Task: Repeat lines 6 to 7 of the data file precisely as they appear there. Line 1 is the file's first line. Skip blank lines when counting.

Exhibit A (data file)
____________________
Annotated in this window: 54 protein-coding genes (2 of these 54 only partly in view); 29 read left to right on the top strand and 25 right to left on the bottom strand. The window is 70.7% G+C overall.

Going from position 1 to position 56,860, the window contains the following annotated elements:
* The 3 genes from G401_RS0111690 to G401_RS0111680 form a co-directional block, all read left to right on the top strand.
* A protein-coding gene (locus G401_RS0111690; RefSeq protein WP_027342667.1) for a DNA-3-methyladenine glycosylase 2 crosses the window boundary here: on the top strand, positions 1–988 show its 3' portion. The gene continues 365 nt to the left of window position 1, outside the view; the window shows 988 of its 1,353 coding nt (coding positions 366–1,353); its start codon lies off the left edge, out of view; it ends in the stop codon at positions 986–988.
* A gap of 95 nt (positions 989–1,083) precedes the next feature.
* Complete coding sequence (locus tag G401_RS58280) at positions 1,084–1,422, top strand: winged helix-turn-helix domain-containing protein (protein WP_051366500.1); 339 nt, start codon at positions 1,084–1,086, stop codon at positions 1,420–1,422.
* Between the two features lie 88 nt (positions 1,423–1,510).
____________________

* Complete coding sequence (locus tag G401_RS58280) at positions 1,084–1,422, top strand: winged helix-turn-helix domain-containing protein (protein WP_051366500.1); 339 nt, start codon at positions 1,084–1,086, stop codon at positions 1,420–1,422.
* Between the two features lie 88 nt (positions 1,423–1,510).